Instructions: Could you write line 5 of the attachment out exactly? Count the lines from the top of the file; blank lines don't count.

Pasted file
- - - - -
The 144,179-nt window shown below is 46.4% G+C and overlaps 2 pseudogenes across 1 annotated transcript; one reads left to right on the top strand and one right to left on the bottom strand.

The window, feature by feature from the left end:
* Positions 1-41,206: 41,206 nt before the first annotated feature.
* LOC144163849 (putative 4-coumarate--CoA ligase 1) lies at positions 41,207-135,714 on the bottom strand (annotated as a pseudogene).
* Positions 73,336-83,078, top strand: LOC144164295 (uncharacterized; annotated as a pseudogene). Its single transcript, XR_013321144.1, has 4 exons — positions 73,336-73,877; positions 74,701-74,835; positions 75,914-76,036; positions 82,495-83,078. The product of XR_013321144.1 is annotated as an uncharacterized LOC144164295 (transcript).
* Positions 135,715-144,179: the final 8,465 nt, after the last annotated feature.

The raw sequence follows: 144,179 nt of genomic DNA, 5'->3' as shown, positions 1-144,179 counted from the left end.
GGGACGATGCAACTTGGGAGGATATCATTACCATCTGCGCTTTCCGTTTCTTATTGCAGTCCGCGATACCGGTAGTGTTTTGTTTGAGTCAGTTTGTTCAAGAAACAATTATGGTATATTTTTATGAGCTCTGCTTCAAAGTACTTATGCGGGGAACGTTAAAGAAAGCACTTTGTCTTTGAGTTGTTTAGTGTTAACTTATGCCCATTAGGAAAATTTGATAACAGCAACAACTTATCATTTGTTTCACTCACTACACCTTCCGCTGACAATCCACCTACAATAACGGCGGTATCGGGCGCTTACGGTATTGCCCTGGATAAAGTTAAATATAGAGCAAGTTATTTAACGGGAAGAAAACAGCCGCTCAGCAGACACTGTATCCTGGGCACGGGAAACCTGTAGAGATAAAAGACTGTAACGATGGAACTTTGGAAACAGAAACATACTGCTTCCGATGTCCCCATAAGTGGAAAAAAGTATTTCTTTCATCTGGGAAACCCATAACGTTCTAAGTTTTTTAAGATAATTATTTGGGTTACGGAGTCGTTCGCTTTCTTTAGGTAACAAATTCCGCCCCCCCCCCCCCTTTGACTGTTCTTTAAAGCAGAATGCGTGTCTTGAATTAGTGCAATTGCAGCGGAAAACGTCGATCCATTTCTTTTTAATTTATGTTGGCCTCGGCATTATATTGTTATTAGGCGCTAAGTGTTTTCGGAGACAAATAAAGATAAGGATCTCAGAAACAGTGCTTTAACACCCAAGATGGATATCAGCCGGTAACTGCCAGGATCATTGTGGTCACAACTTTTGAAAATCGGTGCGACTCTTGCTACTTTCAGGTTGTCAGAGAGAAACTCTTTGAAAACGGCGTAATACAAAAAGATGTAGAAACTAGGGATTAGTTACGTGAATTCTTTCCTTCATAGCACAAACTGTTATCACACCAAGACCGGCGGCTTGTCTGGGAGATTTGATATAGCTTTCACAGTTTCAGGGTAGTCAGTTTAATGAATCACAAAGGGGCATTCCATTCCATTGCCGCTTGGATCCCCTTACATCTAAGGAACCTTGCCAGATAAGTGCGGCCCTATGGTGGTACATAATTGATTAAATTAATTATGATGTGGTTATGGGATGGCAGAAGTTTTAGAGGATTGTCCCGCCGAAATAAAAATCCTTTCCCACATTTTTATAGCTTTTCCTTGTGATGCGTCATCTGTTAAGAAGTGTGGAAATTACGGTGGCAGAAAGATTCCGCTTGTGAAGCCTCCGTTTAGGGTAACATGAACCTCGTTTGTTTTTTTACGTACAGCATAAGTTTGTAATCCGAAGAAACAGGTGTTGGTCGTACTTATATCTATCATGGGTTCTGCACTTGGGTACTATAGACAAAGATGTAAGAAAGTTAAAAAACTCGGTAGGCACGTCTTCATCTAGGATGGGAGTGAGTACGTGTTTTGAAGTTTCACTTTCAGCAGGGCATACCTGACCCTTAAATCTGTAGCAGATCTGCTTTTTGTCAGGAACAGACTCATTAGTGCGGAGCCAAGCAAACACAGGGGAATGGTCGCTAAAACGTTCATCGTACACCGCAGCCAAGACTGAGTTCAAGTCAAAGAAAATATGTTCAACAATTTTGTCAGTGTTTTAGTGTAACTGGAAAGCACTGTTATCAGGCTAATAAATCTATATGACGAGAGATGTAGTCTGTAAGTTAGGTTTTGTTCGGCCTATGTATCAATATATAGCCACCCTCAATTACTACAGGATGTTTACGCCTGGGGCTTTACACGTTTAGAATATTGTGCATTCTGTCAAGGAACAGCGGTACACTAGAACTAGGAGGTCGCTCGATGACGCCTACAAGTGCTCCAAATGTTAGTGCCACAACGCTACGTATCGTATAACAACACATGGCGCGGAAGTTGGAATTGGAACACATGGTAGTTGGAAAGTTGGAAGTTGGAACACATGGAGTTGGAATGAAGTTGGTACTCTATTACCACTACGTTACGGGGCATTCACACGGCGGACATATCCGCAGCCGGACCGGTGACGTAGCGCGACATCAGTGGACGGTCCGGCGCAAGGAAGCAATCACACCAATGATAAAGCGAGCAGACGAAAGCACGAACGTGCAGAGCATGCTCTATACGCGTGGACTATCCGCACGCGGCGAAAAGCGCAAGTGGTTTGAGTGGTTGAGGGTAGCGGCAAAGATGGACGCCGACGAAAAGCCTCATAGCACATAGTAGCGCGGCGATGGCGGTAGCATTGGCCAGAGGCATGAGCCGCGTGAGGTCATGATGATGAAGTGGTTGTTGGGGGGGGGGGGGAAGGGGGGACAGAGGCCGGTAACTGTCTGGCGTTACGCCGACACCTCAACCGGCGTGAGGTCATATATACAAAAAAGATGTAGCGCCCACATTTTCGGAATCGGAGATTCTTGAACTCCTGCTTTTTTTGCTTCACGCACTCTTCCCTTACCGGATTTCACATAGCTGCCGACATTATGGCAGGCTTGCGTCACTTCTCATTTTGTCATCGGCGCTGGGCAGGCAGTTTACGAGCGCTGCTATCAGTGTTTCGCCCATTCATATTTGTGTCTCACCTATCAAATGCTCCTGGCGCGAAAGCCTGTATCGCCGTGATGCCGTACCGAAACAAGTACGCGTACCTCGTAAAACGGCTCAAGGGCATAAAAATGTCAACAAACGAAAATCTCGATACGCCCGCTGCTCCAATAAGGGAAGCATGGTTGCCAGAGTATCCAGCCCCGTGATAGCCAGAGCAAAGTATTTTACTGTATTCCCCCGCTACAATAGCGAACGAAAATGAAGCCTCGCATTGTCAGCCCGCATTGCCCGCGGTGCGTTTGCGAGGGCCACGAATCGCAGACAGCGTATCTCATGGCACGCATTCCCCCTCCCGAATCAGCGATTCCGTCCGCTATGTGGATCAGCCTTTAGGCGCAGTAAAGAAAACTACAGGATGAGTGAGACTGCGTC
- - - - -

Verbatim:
* Positions 73,336-83,078, top strand: LOC144164295 (uncharacterized; annotated as a pseudogene). Its single transcript, XR_013321144.1, has 4 exons — positions 73,336-73,877; positions 74,701-74,835; positions 75,914-76,036; positions 82,495-83,078. The product of XR_013321144.1 is annotated as an uncharacterized LOC144164295 (transcript).